A recently leaked report has given much more insight as to how Russian hackers may have influenced the 2016 election. According to documents obtained by The Intercept, Russian hackers targeted voter registration officials with spear-phishing emails that had the potential to "[trigger] the installation of software that would allow the hackers to access the officials' computers," Slate reported. Already, someone is in hot water over the leak.
The National Security Agency document, which has been verified by CBS (as well as the NSA itself), notes that the attacks were orchestrated by the Russian General Staff Main Intelligence Directorate (called "GRU") as late as mere days before the election. In addition to targeting the voting officials' computers, the hackers also tried to gain access to accounts meant for absentee balloting "with the purpose of creating those accounts to mimic legitimate services," the report reads. In summary, the NSA document surmises that "Russian intelligence obtained and maintained access to elements of multiple U.S. state or local electoral boards" through their hacking.
Reality Leigh Winner, the alleged leaker of the NSA document, was charged with releasing the highly-classified material on Monday. Winner had top secret clearance while working in Georgia as a contractor with Pluribus International Corporation, thus giving her access to the information. The Department of Justice claimed that Winner "printed and improperly removed classified intelligence reporting, which contained classified national defense information from an intelligence community agency, and unlawfully retained it," while also allegedly "mail[ing] the intelligence reporting to an online news outlet."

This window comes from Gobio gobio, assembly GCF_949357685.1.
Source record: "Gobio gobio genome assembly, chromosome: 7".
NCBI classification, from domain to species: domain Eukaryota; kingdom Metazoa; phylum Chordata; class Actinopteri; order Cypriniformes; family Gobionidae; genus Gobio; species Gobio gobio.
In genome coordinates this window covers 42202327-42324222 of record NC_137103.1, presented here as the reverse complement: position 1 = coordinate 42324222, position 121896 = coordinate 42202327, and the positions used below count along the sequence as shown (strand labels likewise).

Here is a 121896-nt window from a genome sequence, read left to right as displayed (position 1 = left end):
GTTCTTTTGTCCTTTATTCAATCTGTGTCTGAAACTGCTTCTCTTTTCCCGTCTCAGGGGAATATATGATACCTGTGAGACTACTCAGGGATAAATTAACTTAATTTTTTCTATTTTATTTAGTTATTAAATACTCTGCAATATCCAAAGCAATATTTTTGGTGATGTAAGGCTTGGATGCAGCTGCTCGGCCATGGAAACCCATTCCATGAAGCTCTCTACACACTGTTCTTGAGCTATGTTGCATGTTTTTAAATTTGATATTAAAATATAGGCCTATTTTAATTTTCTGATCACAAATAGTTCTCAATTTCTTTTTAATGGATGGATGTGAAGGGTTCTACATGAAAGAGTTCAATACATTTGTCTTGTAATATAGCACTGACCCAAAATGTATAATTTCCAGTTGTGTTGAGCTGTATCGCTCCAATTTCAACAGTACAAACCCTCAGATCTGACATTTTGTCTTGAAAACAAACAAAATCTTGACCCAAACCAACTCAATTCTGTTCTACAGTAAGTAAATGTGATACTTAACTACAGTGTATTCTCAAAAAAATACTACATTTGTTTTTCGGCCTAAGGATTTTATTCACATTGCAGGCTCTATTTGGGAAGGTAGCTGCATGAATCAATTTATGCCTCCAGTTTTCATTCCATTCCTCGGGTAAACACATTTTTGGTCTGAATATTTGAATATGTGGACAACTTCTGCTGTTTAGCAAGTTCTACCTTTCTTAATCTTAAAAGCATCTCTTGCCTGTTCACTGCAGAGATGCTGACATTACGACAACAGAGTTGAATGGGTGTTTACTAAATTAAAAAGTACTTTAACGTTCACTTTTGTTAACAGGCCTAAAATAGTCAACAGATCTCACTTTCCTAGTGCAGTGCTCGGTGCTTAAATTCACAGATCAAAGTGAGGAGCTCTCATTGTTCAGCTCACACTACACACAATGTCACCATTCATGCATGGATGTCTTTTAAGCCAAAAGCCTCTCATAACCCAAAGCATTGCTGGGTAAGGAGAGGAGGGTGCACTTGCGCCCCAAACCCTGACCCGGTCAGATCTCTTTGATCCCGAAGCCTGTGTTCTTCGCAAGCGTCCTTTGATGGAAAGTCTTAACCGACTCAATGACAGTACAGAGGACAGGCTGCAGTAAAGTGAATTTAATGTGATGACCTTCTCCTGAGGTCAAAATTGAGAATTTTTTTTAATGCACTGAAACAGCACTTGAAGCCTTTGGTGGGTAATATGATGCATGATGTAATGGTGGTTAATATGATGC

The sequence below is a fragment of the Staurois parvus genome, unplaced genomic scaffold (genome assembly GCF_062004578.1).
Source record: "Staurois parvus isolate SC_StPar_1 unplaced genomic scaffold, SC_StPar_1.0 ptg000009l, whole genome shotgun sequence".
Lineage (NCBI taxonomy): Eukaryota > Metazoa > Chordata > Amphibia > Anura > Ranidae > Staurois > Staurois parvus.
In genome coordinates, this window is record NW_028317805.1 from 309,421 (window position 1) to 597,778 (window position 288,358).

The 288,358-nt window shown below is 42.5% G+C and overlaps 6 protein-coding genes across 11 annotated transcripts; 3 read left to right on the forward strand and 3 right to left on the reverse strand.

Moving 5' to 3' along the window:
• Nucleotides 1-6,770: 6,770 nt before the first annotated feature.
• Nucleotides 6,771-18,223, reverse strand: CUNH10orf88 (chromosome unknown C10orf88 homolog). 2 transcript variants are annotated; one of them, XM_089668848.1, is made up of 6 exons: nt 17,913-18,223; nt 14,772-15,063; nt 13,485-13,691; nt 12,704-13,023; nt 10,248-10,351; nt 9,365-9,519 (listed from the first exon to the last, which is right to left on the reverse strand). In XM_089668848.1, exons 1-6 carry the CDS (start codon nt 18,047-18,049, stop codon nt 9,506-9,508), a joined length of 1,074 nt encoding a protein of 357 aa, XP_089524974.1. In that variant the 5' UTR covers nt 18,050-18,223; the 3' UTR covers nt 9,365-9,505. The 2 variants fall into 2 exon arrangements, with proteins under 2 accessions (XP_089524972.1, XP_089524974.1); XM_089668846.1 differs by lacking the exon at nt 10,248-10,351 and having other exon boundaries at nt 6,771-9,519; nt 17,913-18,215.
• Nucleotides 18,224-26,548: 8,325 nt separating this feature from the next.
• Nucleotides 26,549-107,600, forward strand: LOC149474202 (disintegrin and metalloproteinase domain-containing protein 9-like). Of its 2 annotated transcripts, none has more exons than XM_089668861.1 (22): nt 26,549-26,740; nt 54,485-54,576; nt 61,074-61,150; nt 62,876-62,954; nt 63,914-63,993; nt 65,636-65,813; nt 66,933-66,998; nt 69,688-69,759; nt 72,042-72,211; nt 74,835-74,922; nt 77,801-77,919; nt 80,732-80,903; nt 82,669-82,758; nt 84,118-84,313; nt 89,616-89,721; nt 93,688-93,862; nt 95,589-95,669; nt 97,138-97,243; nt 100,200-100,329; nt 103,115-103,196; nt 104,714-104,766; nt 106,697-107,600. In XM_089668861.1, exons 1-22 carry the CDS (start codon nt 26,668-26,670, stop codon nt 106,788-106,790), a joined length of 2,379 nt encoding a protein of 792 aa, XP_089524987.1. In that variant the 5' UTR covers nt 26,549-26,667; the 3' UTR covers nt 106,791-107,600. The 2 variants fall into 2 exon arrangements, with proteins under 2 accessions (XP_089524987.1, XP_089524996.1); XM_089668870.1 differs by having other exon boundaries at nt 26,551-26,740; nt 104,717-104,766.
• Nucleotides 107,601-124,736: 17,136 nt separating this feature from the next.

Though relatively extensive, the initial report does not conclude the success of the hacks or state whether or not these efforts had an influence on the election. If they did prove successful, Slate estimated, the hacks could "alter or delete voter registration information in such a way as to strategically create delays and chaos at specific polling locations."
The Intercept also noted that the document was one piece of analysis and not a summary of multiple analyses by the NSA. The document also did not contain the specific data on which the findings are based. Still, the report is certain of two things: One, that Russian military intelligence orchestrated the hacking, and two, that these hacks occurred closer to Election Day than previously realized.
Though not fully conclusive, these leaks help to unravel potential election collusion between Donald Trump and Vladimir Putin. Both leaders have denied the connection, with Putin deflecting that "patriotically minded," private hackers could be to blame for the interference.